2. Variance estimation for radiation analysis and multi-sensor fusion.

    SciTech Connect

    Mitchell, Dean James

    2010-09-01

    Variance estimates that are used in the analysis of radiation measurements must represent all of the measurement and computational uncertainties in order to obtain accurate parameter and uncertainty estimates. This report describes an approach for estimating components of the variance associated with both statistical and computational uncertainties. A multi-sensor fusion method is presented that renders parameter estimates for one-dimensional source models based on input from different types of sensors. Data obtained with multiple types of sensors improve the accuracy of the parameter estimates, and inconsistencies in measurements are also reflected in the uncertainties for the estimated parameter. Specific analysis examples are presented that incorporate a single gross neutron measurement with gamma-ray spectra that contain thousands of channels. The parameter estimation approach is tolerant of computational errors associated with detector response functions and source model approximations.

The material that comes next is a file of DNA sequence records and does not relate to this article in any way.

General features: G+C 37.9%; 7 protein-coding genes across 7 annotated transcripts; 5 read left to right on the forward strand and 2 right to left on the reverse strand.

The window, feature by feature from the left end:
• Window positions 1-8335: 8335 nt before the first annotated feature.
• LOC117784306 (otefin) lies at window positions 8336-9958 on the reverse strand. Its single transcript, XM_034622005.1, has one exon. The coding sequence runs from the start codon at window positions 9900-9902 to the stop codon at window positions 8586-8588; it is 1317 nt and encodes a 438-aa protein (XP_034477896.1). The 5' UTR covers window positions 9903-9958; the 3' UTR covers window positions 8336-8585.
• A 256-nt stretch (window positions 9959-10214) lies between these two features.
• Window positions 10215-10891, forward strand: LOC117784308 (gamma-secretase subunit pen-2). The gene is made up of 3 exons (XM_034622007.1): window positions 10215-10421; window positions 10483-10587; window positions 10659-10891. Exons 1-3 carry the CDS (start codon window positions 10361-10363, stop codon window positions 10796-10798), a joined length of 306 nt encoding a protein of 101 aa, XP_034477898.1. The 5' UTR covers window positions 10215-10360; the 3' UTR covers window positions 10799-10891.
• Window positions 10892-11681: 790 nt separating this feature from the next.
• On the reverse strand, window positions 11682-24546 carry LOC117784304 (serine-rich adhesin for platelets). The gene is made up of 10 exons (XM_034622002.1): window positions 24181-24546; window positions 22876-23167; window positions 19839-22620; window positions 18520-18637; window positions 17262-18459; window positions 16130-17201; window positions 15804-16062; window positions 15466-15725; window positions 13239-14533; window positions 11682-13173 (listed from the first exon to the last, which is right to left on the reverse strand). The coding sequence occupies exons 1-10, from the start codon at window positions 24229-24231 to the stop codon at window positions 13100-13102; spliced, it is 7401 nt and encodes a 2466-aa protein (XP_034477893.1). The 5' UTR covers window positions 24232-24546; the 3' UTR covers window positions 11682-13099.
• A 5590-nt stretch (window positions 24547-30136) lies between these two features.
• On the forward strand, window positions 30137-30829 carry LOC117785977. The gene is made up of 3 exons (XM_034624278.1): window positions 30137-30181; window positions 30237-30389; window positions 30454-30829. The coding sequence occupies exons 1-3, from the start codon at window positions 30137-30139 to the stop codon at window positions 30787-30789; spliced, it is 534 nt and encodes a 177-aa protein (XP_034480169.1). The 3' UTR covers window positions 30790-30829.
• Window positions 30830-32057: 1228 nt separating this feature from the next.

3. Sensor intercomparison of distributed surface radiation measurement system

    NASA Astrophysics Data System (ADS)

    Dou, Baocheng; Wen, Jianguang; Li, Xiuhong; Liu, Qiang; Xiao, Qing; Bai, Junhua; Peng, Jingjing; Lin, Xingwen; Zhang, Zhigang; Wu, Xiaodan; Cai, Erli; Zhang, Jialin; Chang, Chongyan

    2015-12-01